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Coping strategies and emotional responses adopted by health care workers during COVID-19 pandemic-braving the storm.

BACKGROUND AND AIMS: Health care workers (HCWs) are caught in the middle of the COVID-19 pandemic storm and are exposed to a large degree of physical and emotional stress. This study was planned to describe the stressors, stress levels, emotional responses, and coping strategies adopted by HCWs amidst this pandemic.

MATERIAL AND METHODS: This cross-sectional, web-based survey was conducted after ethics approval, using a structured performa incorporating standardized stress (PSS-10 C), emotional responses (PANAS-10), and coping strategy (Brief COPE) scales. The snowball sampling technique was used to conduct the study and collect data. Data were analyzed using SPSS 26 version (SPSS Inc., Chicago, IL, USA) statistical software. A P value of <0.05 was considered significant.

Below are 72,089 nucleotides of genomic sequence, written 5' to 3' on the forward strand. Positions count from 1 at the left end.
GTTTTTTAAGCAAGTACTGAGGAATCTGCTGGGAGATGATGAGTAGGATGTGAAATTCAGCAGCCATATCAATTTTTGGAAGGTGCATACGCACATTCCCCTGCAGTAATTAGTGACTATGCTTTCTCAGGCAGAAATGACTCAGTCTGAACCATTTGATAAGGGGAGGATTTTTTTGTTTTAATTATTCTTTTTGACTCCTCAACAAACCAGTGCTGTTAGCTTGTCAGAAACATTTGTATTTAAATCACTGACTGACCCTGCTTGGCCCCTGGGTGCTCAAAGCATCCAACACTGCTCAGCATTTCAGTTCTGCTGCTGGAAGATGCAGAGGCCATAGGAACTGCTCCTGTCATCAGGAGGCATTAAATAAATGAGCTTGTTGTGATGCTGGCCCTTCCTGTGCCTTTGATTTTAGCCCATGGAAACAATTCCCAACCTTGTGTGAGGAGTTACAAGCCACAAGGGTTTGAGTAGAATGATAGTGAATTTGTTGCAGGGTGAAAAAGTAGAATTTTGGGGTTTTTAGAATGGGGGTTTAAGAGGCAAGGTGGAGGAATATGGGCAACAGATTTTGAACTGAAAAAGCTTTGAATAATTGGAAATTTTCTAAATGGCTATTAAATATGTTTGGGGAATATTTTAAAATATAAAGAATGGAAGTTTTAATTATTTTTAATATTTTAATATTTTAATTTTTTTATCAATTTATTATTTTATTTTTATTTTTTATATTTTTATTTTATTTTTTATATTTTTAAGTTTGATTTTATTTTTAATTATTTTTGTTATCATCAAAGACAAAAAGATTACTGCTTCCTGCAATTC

RESULTS: Out of 402 participants (65% doctors and 35% nurses), 87% perceived moderate stress levels, and nearly half of the participants were interns, residents, and medical officers. Infection to self or family members (77.1%), survival of sick patients (75.6%), aggression by patients and relatives (70.3%), and long duty hours (67%) were some of the major stressors as reported by HCWs. The most common positive emotion felt was being alert (19.17 ± 5.57) and negative emotion perceived was being upset (15.6 ± 6.06). Many participants adopted emotion and problem-focused coping strategies such as planning and strategization (68%) and positive reframing (67.6%), whereas dysfunctional coping strategies such as venting and denial were adopted less commonly.

CONCLUSION: Moderate stress levels perceived by HCWs are a cause for concern. Emotional responses of HCWs to stress vary; however, appropriate coping strategies including emotional and problem-focused coping strategies are the need of the hour to tackle pandemic-related stress.

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